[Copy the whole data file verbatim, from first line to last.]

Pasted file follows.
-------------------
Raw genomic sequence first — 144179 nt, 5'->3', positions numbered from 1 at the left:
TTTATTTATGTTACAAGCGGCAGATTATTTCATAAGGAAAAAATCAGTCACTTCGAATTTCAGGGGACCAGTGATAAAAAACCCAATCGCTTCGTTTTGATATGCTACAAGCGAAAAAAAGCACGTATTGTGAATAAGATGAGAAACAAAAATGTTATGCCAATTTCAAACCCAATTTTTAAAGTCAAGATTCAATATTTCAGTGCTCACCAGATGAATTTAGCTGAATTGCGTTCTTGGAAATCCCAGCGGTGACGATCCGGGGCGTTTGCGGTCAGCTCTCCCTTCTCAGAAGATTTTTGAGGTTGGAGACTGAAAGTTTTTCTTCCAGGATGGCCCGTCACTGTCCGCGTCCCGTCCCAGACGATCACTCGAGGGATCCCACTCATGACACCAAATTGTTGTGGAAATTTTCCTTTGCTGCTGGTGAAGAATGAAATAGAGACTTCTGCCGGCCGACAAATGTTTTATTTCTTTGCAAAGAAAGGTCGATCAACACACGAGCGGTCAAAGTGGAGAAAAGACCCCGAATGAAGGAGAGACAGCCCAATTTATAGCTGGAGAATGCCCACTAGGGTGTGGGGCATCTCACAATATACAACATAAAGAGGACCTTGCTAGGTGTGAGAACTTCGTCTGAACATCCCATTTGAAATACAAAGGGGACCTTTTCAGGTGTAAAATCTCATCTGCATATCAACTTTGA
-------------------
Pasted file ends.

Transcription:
Raw genomic sequence first — 144179 nt, 5'->3', positions numbered from 1 at the left:
TTTATTTATGTTACAAGCGGCAGATTATTTCATAAGGAAAAAATCAGTCACTTCGAATTTCAGGGGACCAGTGATAAAAAACCCAATCGCTTCGTTTTGATATGCTACAAGCGAAAAAAAGCACGTATTGTGAATAAGATGAGAAACAAAAATGTTATGCCAATTTCAAACCCAATTTTTAAAGTCAAGATTCAATATTTCAGTGCTCACCAGATGAATTTAGCTGAATTGCGTTCTTGGAAATCCCAGCGGTGACGATCCGGGGCGTTTGCGGTCAGCTCTCCCTTCTCAGAAGATTTTTGAGGTTGGAGACTGAAAGTTTTTCTTCCAGGATGGCCCGTCACTGTCCGCGTCCCGTCCCAGACGATCACTCGAGGGATCCCACTCATGACACCAAATTGTTGTGGAAATTTTCCTTTGCTGCTGGTGAAGAATGAAATAGAGACTTCTGCCGGCCGACAAATGTTTTATTTCTTTGCAAAGAAAGGTCGATCAACACACGAGCGGTCAAAGTGGAGAAAAGACCCCGAATGAAGGAGAGACAGCCCAATTTATAGCTGGAGAATGCCCACTAGGGTGTGGGGCATCTCACAATATACAACATAAAGAGGACCTTGCTAGGTGTGAGAACTTCGTCTGAACATCCCATTTGAAATACAAAGGGGACCTTTTCAGGTGTAAAATCTCATCTGCATATCAACTTTGA